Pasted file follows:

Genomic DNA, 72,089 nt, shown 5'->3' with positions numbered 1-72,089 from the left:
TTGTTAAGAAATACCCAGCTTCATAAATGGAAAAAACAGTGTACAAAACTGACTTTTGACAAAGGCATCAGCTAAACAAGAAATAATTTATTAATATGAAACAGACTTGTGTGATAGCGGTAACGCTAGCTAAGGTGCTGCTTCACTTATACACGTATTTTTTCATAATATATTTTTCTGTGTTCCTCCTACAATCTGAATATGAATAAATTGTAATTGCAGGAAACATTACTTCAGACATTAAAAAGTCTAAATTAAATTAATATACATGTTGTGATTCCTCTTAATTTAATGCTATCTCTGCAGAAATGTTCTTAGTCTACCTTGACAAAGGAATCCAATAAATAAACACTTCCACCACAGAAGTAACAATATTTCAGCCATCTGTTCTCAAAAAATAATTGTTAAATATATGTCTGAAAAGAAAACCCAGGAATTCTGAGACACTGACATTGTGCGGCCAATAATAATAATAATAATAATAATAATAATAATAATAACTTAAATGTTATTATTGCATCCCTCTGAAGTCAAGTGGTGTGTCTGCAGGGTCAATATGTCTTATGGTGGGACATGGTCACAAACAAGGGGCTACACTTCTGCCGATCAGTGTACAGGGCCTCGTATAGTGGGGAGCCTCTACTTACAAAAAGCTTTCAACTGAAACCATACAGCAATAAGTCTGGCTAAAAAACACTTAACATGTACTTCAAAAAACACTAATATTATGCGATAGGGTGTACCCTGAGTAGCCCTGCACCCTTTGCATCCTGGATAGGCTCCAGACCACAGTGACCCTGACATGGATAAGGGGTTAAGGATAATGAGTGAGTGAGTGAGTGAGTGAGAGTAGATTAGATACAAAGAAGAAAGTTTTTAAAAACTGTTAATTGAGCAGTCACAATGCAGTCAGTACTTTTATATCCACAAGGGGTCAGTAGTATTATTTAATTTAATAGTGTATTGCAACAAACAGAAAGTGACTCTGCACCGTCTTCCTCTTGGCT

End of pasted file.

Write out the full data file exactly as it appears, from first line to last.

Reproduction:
Genomic DNA, 72,089 nt, shown 5'->3' with positions numbered 1-72,089 from the left:
TTGTTAAGAAATACCCAGCTTCATAAATGGAAAAAACAGTGTACAAAACTGACTTTTGACAAAGGCATCAGCTAAACAAGAAATAATTTATTAATATGAAACAGACTTGTGTGATAGCGGTAACGCTAGCTAAGGTGCTGCTTCACTTATACACGTATTTTTTCATAATATATTTTTCTGTGTTCCTCCTACAATCTGAATATGAATAAATTGTAATTGCAGGAAACATTACTTCAGACATTAAAAAGTCTAAATTAAATTAATATACATGTTGTGATTCCTCTTAATTTAATGCTATCTCTGCAGAAATGTTCTTAGTCTACCTTGACAAAGGAATCCAATAAATAAACACTTCCACCACAGAAGTAACAATATTTCAGCCATCTGTTCTCAAAAAATAATTGTTAAATATATGTCTGAAAAGAAAACCCAGGAATTCTGAGACACTGACATTGTGCGGCCAATAATAATAATAATAATAATAATAATAATAATAATAACTTAAATGTTATTATTGCATCCCTCTGAAGTCAAGTGGTGTGTCTGCAGGGTCAATATGTCTTATGGTGGGACATGGTCACAAACAAGGGGCTACACTTCTGCCGATCAGTGTACAGGGCCTCGTATAGTGGGGAGCCTCTACTTACAAAAAGCTTTCAACTGAAACCATACAGCAATAAGTCTGGCTAAAAAACACTTAACATGTACTTCAAAAAACACTAATATTATGCGATAGGGTGTACCCTGAGTAGCCCTGCACCCTTTGCATCCTGGATAGGCTCCAGACCACAGTGACCCTGACATGGATAAGGGGTTAAGGATAATGAGTGAGTGAGTGAGTGAGTGAGAGTAGATTAGATACAAAGAAGAAAGTTTTTAAAAACTGTTAATTGAGCAGTCACAATGCAGTCAGTACTTTTATATCCACAAGGGGTCAGTAGTATTATTTAATTTAATAGTGTATTGCAACAAACAGAAAGTGACTCTGCACCGTCTTCCTCTTGGCT